Continuation of the national emergency with respect to Haiti

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Material Information

Title:
Continuation of the national emergency with respect to Haiti message from the President of the United States transmitting notification that the Haitian emergency is to continue in effect beyond October 4, 1994, pursuant to 50 U.S.C. 1622(d)
Series Title:
House document / 103d Congress, 2d session ;
Physical Description:
1 online resource (3 p.) : ;
Language:
English
Creator:
United States -- President (1993-2001 : Clinton)
Clinton, Bill, 1946-
United States -- Congress. -- House. -- Committee on Foreign Affairs
Publisher:
U.S. G.P.O.
Place of Publication:
Washington
Publication Date:

Subjects

Subjects / Keywords:
Economic sanctions, American -- Haiti   ( lcsh )
Sanctions économiques américaines -- Haïti   ( ram )
Politics and government -- Haiti -- 1986-   ( lcsh )
Foreign relations -- United States -- Haiti   ( lcsh )
Foreign relations -- Haiti -- United States   ( lcsh )
Politique et gouvernement -- Haïti -- 1986-   ( ram )
Relations extérieures -- États-Unis -- Haïti   ( ram )
Relations extérieures -- Haïti -- États-Unis   ( ram )
Genre:
federal government publication   ( marcgt )
non-fiction   ( marcgt )

Notes

General Note:
Title from PDF t.p. (LLMC Digital, viewed on Nov. 23, 2010)
General Note:
"Referred to the Committee on Foreign Affairs."
General Note:
"September 30, 1994."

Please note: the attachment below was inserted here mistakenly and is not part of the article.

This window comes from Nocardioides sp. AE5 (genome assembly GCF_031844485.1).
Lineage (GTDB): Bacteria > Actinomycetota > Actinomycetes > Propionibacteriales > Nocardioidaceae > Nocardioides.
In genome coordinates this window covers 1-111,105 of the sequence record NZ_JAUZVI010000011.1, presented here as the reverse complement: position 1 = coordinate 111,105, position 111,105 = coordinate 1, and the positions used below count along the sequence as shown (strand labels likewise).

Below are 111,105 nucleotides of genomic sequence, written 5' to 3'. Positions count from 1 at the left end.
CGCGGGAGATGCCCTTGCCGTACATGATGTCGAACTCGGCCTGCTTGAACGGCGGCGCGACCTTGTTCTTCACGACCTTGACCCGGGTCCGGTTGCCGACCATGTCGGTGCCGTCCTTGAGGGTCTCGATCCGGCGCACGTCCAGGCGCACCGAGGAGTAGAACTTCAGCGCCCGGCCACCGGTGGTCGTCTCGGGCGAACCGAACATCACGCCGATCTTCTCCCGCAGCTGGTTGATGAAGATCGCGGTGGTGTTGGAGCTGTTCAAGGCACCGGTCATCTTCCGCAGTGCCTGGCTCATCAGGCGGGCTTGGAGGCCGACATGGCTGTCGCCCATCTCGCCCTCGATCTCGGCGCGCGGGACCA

Record Information

Source Institution:
Columbia Law Library
Holding Location:
Columbia Law Library
Rights Management:
All applicable rights reserved by the source institution and holding location.
Resource Identifier:
oclc - 682901804
System ID:
AA00001227:00001


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103d Congress, 2d Session - House Document 103-320


CONTINUATION OF THE NATIONAL EMERGENCY
WITH RESPECT TO HAITI






MESSAGE

FROM


THE PRESIDENT OF THE UNITED STATES

TRANSMITTING

NOTIFICATION THAT THE HAITIAN EMERGENCY IS TO CONTINUE
IN EFFECT BEYOND OCTOBER 4, 1994, PURSUANT TO 50 U.S.C.
1622(d)


SEPTEMBER 30, 1994.-Message and accompanying papers referred to the
Committee on Foreign Affairs and ordered to be printed


U.S. GOVERNMENT PRINTING OFFICE
79-011 WASHINGTON : 1994












To the Congress of the United States:
Section 202(d) of the National Emergencies Act (50 U.S.C.
1622(d)) provides for the automatic termination of a national emer-
gency unless, prior to the anniversary date of its declaration, the
President publishes in the Federal Register and transmits to the
Congress a notice stating that the emergency is to continue in ef-
fect beyond the anniversary date. In accordance with this provision,
I have sent the enclosed notice, stating that the Haitian emergency
is to continue in effect beyond October 4, 1994, to the Federal Reg-
ister for publication.
Resolution of the crisis between the United States and Haiti is
in sight as a result of the September 18 agreement reached in Port-
au-Prince by the delegation led by former President Carter. Pursu-
ant to that agreement I have announced that all unilateral United
States sanctions against Haiti will be suspended with the exception